November 25, 2011
Barber never out of style
91-year-old still going strong after 79 years of cutting hair
Guy Passeri has cut hair for five generations of a single family.
A barber for 79 years, Passeri’s roots are planted deep in his trade and he has garnered a host of loyal customers around Cortland.
At 91 years old, Passeri’s hands are just as steady as they were when he apprenticed for a master barber in Ceccano, Italy — his native town just southeast of Rome.
He started out at 12 years old.
Two years later, he was working in a barber shop outside the Vatican. In another two years, Passeri joined the rest of his family in New York, settling in Cortland County and working at Nick D’Adamio’s barber shop on Elm Street.
After fighting in World War II, he married D’Adamio’s daughter, Yolanda, started a family of his own, and continued with the work that to this day, is his passion.
“I still use a straight razor,” Passeri said.
But just before Passeri started the trade, his career nearly went another direction. At first, he wanted to be a mechanic.
“One of my cousin’s boyfriend (a mechanic) lost a finger, so my mother said, ‘You’re not going to be a mechanic,’” Passeri recalled. “So I said, ‘How about being a barber?’”
What Passeri said he enjoys most about barbering is meeting different people every day and seeing them come back.
“One family, John Bloodgood — I cut his grandfather down to his grandson,” Passeri said Tuesday. “In other words: five generations of the Bloodgoods.”
Bloodgood, 82, said Passeri was the first barber to cut his hair. It was during the late 1930s, at D’Admio’s shop, Bloodgood recalled.
“He’s always been a good guy,” Bloodgood said of Passeri. “He’d always have a big line to tell you.”
That has kept Bloodgood and his family coming back to Passeri for their haircuts.
Since 1972, Passeri has been barbering at his shop, the King’s Den, now on Tompkins Street. When he was 62 years old, he transferred ownership to John Wetherell.
Passeri still cuts hair with Wetherell, a fellow barber, at the King’s Den.
Passeri says he still considers himself as skilled a barber as he ever was. During an interview, he held up his right hand to prove it was still steady and straight.
“You make your own death sentence if you stop working,” Passeri said.
And Passeri has worked his way around.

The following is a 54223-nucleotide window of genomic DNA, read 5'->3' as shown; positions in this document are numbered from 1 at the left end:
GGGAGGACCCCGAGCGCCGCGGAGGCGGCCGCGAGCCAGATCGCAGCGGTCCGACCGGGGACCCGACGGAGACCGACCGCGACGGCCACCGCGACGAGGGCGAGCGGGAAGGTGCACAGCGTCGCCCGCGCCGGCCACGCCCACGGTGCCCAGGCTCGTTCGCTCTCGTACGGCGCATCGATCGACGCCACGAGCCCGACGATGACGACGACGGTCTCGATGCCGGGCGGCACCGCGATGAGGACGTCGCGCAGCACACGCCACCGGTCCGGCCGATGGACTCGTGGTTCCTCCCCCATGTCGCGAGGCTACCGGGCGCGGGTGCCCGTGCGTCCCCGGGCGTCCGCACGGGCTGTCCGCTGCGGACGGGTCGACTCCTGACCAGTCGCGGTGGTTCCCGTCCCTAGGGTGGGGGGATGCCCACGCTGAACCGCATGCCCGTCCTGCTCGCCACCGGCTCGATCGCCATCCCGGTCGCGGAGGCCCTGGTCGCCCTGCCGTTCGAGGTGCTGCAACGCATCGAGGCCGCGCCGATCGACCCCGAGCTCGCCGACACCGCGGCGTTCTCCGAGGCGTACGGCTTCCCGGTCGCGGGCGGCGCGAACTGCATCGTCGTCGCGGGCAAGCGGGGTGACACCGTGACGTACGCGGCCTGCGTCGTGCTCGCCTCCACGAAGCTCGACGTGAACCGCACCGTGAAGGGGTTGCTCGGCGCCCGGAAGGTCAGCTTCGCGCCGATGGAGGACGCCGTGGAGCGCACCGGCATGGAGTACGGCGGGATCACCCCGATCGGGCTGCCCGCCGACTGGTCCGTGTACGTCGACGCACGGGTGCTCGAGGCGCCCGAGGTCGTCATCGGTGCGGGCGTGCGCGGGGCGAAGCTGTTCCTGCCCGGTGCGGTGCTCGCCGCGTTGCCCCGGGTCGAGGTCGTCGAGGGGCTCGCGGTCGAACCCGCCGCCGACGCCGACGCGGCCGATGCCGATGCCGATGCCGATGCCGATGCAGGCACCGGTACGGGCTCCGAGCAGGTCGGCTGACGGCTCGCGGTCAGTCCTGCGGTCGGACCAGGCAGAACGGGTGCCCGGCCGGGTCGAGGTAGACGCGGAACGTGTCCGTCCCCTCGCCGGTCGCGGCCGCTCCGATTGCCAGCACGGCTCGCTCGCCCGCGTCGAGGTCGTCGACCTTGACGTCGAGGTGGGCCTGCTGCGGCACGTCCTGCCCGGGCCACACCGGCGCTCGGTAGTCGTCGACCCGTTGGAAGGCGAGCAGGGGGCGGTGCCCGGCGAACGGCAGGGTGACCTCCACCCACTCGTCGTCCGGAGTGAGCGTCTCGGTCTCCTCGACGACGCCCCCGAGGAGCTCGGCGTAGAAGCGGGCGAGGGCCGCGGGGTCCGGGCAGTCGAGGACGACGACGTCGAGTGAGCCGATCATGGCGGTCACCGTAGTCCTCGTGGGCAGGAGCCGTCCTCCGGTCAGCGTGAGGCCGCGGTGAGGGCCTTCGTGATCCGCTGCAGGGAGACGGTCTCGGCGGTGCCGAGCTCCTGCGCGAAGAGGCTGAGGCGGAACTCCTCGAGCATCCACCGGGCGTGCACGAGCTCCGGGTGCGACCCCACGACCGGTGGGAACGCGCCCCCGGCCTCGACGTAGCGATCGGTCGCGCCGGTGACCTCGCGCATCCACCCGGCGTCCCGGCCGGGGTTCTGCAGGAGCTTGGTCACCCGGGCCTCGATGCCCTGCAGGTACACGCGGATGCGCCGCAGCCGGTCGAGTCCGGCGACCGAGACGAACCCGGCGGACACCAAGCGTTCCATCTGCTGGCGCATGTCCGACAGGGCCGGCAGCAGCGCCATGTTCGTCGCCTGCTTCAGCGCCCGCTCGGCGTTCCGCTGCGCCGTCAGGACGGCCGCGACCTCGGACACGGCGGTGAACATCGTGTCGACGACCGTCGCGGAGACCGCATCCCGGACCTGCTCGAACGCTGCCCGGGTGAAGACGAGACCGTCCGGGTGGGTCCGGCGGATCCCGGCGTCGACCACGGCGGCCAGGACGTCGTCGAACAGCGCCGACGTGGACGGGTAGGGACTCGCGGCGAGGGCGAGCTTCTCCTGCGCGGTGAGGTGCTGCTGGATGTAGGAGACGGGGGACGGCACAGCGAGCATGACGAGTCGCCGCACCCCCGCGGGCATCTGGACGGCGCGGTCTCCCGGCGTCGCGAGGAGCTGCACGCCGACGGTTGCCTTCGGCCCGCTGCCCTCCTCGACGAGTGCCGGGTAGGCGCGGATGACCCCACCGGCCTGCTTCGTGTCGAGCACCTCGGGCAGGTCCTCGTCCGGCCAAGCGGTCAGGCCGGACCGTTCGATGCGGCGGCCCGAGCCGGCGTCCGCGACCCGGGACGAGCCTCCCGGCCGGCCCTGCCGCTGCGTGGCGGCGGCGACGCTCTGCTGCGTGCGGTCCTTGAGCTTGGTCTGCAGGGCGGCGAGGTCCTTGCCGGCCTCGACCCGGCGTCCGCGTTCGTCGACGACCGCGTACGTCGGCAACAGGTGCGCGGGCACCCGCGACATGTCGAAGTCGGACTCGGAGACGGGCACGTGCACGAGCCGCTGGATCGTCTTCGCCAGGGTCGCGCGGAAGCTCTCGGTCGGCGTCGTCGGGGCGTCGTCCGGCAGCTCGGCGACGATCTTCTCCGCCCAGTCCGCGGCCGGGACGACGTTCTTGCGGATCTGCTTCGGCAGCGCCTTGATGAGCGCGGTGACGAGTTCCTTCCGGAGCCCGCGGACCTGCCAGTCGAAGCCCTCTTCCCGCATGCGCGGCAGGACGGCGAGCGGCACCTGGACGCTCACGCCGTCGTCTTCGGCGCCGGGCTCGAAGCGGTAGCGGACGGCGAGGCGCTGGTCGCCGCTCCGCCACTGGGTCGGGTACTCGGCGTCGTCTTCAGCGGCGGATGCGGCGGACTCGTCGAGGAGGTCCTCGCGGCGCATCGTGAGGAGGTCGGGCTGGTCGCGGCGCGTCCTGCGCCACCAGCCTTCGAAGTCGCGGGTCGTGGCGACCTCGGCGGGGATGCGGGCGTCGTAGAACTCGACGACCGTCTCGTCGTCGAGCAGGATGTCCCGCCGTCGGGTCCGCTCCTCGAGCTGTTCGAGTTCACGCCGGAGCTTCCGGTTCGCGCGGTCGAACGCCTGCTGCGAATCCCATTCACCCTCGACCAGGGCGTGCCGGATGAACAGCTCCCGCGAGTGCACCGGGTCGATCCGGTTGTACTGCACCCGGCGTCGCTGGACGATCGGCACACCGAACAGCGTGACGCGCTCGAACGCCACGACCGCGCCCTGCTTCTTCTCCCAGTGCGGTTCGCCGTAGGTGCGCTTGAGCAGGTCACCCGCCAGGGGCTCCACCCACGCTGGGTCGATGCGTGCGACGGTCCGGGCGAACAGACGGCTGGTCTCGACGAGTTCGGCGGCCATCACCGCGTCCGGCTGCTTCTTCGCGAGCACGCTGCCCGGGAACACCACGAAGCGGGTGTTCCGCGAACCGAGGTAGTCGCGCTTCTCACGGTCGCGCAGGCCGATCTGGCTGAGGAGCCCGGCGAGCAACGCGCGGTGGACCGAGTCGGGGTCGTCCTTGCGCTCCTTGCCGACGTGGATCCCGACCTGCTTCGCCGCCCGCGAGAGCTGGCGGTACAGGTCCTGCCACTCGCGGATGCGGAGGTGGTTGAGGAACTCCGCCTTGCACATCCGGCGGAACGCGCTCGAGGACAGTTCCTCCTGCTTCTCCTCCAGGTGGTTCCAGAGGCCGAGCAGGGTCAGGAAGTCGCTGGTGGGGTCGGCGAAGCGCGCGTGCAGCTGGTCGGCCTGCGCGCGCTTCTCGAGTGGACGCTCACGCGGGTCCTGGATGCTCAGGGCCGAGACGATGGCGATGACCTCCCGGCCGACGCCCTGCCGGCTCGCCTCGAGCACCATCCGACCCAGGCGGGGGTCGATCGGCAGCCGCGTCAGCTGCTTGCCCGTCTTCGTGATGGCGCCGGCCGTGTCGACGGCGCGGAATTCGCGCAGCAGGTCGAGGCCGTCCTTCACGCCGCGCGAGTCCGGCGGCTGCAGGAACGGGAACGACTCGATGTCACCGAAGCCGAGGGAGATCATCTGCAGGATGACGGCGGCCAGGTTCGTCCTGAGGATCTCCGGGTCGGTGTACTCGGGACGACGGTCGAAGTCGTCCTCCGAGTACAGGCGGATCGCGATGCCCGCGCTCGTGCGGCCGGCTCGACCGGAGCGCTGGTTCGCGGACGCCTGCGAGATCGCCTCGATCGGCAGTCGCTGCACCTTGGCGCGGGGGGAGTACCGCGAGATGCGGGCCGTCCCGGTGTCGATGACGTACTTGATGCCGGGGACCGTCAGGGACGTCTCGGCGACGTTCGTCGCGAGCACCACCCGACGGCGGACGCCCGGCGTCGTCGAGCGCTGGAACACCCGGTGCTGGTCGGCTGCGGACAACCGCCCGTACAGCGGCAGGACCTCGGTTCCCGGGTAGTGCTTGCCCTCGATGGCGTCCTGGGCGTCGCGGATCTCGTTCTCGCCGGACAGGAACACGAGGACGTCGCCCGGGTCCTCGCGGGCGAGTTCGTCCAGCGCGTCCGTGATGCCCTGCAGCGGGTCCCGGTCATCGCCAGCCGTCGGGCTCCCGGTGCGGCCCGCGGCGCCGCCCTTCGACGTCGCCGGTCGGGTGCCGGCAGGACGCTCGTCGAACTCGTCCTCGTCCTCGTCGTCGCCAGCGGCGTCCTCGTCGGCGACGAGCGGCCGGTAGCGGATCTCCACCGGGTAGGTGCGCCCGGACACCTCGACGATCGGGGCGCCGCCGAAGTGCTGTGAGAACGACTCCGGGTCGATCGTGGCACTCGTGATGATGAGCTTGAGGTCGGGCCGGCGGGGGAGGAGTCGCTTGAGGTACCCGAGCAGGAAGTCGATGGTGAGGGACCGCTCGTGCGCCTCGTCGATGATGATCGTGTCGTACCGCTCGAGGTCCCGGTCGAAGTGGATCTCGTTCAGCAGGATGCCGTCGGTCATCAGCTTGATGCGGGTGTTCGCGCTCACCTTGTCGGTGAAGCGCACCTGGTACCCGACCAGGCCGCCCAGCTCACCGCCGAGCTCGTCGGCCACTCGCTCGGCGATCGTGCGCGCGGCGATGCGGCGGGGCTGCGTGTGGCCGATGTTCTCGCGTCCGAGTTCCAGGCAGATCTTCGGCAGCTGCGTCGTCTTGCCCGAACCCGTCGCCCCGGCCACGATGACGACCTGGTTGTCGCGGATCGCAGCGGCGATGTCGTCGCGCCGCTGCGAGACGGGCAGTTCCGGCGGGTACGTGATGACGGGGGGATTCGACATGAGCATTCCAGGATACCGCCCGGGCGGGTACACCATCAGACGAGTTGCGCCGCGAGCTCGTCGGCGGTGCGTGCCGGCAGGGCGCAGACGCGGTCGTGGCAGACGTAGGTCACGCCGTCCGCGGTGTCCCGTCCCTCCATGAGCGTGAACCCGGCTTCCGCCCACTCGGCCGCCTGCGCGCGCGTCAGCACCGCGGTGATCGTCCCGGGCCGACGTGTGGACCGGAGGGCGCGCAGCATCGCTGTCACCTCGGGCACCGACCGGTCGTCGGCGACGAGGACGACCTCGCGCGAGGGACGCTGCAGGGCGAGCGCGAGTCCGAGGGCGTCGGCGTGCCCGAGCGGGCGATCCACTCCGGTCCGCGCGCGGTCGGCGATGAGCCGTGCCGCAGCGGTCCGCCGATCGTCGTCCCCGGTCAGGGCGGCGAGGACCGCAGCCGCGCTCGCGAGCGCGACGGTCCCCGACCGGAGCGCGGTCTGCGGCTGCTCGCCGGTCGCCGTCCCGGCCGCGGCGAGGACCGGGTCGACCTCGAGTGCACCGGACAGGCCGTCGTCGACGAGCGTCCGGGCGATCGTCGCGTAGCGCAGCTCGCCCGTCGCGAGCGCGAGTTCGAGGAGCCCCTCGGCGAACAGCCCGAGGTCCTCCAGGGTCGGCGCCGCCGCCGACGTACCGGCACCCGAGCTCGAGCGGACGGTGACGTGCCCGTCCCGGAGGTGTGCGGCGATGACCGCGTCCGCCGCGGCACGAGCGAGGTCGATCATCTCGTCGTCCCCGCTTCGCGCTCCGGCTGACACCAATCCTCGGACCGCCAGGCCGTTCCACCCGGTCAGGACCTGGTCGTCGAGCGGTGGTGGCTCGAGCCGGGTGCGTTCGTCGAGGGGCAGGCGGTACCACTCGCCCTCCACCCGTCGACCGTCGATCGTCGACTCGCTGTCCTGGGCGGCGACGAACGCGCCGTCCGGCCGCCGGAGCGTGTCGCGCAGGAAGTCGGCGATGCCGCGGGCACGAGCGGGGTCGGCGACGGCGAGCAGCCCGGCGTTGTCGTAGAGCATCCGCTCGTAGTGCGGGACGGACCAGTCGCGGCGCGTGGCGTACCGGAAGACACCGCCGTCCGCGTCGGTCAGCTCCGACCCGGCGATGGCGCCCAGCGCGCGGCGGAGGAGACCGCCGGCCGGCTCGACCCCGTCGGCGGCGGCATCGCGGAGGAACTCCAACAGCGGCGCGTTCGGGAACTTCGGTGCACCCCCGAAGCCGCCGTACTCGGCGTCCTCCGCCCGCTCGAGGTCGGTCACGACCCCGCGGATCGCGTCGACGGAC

“He used to do three barber shops in three cities in one day,” said his daughter Stephanie Passeri-Densmore.
For 21 years, he was a barber at Cornell University’s barber shop in the student union. While working at Cornell during the 1950s, Passeri would first drive to Seneca County in the early morning to shave the heads of recruits at Sampson Air Force Base.
Some other nights during that time, Passeri would still cut hair in D’Adamio’s shop.
His busy workweeks even caught the attention of a Central New York barber supplier, Al Hickock.
“He would go around Central New York delivering supplies and he said one time: ‘Guy, I go all over, wherever I go I find you!’” said Passeri-Densmore. “Because he would go in this big circle and my father was always one step ahead of him.”
In Passeri’s early days, the barber shop doubled as a social spot for most men. In between cutting hair, barbers would chat about local happenings, politics, and read the newspaper.
“There used to be 62 barbers in Cortland at that time, now there’s about six of us left,” Passeri said. “Everybody else — it’s salons.”
Passeri practices meticulously, paying close attention to how he trims hair around the ears and matching whatever style the customer wants.
Very little about barbering has changed since Passeri first picked up a pair of scissors, other than a greater emphasis on hairstyling and the styles of cutting hair that change as the years progress with different trends.
But no matter how busy Passeri got in his barber shop, there was always time for family, Passeri-Densmore recalled. Their family would gather each summer at DeRuyter Lake.
“That was family, on our spot,” Passeri-Densmore said.
But equally fond memories are of growing up spending time with her father and his customers in his barber shop.
“Families would come in together and I would see these kids get their first hair cuts,” Passeri-Densmore said. “I’ve seen them grow up and I remember seeing them as kids in the barber shop.”
She said her father’s example has shown her sisters and her own son, Noel Passeri, how to go the extra mile in any aspect of life.
“I have that example and I just find the enthusiasm,” said Passeri-Densmore, a teacher in the Cortland school district.
Passeri said he has no plans to quit anytime soon.
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